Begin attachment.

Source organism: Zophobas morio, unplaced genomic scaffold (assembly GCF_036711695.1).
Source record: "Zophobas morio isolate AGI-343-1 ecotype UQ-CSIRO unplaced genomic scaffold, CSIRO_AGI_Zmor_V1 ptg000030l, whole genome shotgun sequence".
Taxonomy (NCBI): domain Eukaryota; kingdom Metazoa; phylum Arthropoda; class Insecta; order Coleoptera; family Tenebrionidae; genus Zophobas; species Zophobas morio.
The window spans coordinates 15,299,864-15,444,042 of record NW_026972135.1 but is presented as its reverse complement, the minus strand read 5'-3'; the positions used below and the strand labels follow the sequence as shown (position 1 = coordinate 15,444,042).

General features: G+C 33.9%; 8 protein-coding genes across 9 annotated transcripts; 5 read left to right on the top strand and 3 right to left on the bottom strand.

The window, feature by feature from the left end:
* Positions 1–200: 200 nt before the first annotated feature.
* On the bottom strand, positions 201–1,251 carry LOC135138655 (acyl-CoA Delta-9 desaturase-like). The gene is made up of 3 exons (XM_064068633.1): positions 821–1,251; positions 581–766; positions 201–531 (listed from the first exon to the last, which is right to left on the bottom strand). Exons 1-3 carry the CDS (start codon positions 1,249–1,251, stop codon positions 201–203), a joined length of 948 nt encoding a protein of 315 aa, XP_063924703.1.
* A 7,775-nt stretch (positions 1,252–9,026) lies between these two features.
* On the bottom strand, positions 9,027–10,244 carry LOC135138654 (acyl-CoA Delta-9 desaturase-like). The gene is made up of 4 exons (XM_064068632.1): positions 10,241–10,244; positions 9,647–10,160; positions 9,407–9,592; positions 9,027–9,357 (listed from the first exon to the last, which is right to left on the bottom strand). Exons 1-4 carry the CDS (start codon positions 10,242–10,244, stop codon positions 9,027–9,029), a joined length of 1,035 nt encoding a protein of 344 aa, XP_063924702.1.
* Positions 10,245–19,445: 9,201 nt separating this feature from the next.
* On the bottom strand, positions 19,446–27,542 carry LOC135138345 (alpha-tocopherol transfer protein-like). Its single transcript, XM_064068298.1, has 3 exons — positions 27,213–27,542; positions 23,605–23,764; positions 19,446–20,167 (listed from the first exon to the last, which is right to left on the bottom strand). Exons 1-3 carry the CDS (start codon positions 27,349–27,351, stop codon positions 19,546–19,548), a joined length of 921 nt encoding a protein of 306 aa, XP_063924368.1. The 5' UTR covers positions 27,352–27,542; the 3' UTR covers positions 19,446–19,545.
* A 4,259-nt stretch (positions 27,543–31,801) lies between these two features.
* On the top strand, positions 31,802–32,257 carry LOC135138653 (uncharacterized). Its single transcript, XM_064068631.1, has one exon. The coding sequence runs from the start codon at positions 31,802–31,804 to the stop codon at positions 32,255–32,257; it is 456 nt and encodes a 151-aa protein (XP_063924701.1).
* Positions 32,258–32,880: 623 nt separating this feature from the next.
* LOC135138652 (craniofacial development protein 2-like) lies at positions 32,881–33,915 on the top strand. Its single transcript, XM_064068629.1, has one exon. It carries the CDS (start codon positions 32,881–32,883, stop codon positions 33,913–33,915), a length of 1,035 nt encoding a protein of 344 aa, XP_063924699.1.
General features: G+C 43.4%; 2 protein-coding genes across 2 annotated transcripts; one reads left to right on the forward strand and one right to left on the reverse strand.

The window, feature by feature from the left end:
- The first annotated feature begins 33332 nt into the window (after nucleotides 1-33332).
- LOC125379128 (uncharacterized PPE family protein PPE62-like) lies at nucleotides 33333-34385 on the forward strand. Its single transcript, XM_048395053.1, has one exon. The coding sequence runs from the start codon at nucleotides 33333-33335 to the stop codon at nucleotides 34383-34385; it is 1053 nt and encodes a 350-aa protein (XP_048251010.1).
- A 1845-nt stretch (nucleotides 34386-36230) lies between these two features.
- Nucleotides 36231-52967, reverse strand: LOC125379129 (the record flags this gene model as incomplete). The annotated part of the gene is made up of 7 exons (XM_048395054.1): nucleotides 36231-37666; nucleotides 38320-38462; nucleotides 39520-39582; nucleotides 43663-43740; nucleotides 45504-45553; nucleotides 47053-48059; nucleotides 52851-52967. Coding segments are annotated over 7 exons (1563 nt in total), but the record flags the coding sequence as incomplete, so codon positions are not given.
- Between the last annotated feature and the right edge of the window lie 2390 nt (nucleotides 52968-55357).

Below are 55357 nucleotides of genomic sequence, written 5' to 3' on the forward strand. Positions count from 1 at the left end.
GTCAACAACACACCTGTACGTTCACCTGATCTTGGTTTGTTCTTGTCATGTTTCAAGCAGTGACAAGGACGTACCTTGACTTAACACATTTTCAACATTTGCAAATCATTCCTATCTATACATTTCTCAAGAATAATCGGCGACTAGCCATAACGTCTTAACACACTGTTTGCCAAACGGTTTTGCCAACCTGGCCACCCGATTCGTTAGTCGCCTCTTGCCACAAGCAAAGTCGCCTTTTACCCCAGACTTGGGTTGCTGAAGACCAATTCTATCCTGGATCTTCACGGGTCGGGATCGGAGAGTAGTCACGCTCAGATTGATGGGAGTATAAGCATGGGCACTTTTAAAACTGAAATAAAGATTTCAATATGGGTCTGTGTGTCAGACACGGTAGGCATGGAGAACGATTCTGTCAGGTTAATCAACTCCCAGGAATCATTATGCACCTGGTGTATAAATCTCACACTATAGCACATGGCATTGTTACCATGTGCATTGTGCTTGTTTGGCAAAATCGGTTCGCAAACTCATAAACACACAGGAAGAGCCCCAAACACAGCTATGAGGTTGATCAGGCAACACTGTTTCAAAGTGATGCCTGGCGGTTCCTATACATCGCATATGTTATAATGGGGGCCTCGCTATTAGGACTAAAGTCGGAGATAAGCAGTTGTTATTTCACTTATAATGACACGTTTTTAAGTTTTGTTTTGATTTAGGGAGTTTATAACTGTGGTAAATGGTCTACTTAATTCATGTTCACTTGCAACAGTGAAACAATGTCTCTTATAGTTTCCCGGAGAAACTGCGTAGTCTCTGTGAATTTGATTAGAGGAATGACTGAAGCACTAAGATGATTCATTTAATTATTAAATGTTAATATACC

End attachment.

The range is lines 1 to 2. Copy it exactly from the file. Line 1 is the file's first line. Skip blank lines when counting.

Source organism: Zophobas morio, unplaced genomic scaffold (assembly GCF_036711695.1).
Source record: "Zophobas morio isolate AGI-343-1 ecotype UQ-CSIRO unplaced genomic scaffold, CSIRO_AGI_Zmor_V1 ptg000030l, whole genome shotgun sequence".